• Wave enables concurrent real-time information transfer to and from collaborators. So although you can view completed messages in Wave as you would an email, instant message or other completed communication, you can also experience it as a real-time conversation or collaboration. As you type, the characters of your message appear in the other person's browser as they are being typed. People can type together in multiple languages (with real-time translation as needed). The real-time semantic spell-checker is pretty amazing in the demo. The open-source Wave protocol makes this all happen.

  • Wave objects can start out as a simple message, have replies and participants added, enables people to share private messages from within the wave, can allow people to edit an object concurrently and to view those edits as they are happening concurrently, can use rich text with drag and drop hyperlinks, allows the dragging and dropping of videos, images, texts, hyperlinks, enables rich tagging - and can do this all in real-time on any platform that uses the Wave protocols, including enterprise platforms.

  • Anyone can develop Wave-compatible applications, including those who want them "inside the firewall" of an enterprise. Demos were given on Wave working in Google's own Chrome browser but also Firefox and on iPhones as well as Google's own Android mobile smart phones. Examples in the I/O demo of an "Acme" third party implementation of Wave and an embedded "Twave" application for including Twitter messages in Wave underscored that any developer can use Wave protocols and standards to develop compatible applications that leverage Wave capabilities.
In other words, this is a complete rethink of how we use Internet-based messaging to communicate and to collaborate, enabling content to be assembled in Web cloud infrastructure as real-time conversations. It's young technology also, to be sure, but it rides on the back of the enormous cloud infrastructure resources that Google and others have assembled over the past several years. Whatever scalability and reliability issues need to be worked out for Wave are small compared to the decades of effort it has taken to get infrastrcuture in place already to keep up with Wave's potential. If you think of how the relatively simple Twitter infrastructure has been tweaked and kept alive with fairly few "fail whale" outages during its exponential growth of the past year, then it's probably safe to say that the potential for Wave to grow rapidly as a market force in real-time and collaborative messaging is not likely to be gated by basic issues such as networking and servers.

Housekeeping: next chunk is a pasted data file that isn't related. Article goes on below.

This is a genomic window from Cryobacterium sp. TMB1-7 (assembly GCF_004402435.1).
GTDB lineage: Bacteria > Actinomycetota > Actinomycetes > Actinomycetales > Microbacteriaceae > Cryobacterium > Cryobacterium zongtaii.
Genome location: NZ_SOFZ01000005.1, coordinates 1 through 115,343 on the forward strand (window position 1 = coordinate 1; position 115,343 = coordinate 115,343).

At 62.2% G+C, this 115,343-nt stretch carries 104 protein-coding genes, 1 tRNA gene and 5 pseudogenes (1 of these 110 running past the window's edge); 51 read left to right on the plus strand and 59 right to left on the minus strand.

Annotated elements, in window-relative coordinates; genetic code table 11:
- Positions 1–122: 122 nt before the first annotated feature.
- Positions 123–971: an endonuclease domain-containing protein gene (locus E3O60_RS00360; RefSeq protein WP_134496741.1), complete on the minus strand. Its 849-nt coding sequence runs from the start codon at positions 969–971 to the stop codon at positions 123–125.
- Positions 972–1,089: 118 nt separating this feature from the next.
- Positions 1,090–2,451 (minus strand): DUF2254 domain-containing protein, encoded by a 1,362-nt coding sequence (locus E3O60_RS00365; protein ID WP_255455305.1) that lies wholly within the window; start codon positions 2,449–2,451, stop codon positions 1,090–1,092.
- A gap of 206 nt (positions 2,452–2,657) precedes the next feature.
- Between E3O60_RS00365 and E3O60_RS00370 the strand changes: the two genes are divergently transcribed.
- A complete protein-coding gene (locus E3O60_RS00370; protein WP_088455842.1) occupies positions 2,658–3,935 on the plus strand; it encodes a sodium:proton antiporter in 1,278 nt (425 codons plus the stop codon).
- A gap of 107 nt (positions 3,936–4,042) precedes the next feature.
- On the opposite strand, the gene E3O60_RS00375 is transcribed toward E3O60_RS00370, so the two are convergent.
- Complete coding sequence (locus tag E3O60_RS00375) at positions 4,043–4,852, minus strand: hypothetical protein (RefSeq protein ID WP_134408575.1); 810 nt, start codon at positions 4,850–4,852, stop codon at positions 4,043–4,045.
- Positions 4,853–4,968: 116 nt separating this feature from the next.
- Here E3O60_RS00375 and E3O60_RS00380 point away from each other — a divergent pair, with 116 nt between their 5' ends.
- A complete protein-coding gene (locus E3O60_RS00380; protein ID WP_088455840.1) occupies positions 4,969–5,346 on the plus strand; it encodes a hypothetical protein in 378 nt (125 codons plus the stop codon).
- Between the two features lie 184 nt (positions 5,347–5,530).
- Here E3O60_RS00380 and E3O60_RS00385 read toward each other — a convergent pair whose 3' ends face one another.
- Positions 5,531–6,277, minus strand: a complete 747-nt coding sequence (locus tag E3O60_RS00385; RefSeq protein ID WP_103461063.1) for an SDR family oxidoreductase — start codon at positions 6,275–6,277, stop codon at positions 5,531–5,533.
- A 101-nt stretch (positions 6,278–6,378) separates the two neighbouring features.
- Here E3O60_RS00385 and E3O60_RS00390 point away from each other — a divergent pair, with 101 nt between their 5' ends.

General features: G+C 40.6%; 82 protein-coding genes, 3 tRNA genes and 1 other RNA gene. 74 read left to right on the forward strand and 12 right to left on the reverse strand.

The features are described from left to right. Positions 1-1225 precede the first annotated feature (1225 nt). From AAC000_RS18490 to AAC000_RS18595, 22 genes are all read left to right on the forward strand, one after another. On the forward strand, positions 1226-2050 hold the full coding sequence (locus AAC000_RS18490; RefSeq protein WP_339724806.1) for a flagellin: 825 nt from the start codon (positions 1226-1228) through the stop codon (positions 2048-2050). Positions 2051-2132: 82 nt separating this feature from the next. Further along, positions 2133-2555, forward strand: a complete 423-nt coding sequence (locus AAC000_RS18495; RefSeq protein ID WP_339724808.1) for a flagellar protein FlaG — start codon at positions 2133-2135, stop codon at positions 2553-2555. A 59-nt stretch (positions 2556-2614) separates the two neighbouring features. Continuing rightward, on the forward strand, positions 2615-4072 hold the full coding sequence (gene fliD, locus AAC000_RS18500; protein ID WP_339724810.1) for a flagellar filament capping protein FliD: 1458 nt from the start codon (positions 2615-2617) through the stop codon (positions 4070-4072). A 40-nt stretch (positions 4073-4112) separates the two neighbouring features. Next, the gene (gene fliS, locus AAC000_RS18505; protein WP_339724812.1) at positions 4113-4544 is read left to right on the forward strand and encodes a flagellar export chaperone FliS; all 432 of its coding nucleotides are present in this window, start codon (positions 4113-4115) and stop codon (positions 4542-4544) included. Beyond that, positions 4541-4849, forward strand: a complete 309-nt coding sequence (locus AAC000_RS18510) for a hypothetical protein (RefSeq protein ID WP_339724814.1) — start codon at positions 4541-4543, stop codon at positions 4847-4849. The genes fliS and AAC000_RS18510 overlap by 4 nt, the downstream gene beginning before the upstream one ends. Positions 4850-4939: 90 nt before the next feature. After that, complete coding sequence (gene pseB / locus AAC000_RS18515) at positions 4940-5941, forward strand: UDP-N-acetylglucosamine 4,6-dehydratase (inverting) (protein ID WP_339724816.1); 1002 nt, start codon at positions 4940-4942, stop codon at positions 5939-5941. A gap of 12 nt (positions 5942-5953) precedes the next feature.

Given the slow adoption rate amongst software developers for Google's Open Social programming interface, though, it was far from certain that developers were going to get jazzed up about Wave as something that deserved their attention - hence the high-energy introduction for Wave at the I/O event. The giveaway of Android phones to I/O attendees was no accident, of course, in this regard. What other real-time messaging medium has the potential to be changed by I/O's potential? Why telephony, of course. With millions of phone calls being made already on services such as Skype and even Second Life, the telephone networks' days as the universal real-time messaging medium are numbered. Google's open-source Android software is about to empower dozens of new and more affordable smart phone models around the world, making Wave a perfect tool to help accelerate the demise of telephony as we have known it. It's likely that Wave will be a key component in accelerating the acceptance of Android, and vice versa.

As traditional content and software publishers continue to try to wrestle the Web into one proprietary box after another to suit their established business models, it's important to remember that the world is aching to have cost-effective productivity improvements that will help to boost the global economy. Wave is a good example of a content technology that has the potential to sweep aside many drags on Web and enterprise productivity in ways that can help to create and to contextualize content in more valuable ways than ever before. In the long run, that can only be good for publishing. My suspicion is that you'll see Wave in a Gmail inbox near you pretty soon. For those who were hoping that there would be a breather from the pace of change being fomented by the Web with the introduction of platforms like iPhone and Amazon's Kindle, I am sorry to say that you had best get down to the gym and start getting used to more fast breathing ahead in the emerging Web cloud economy.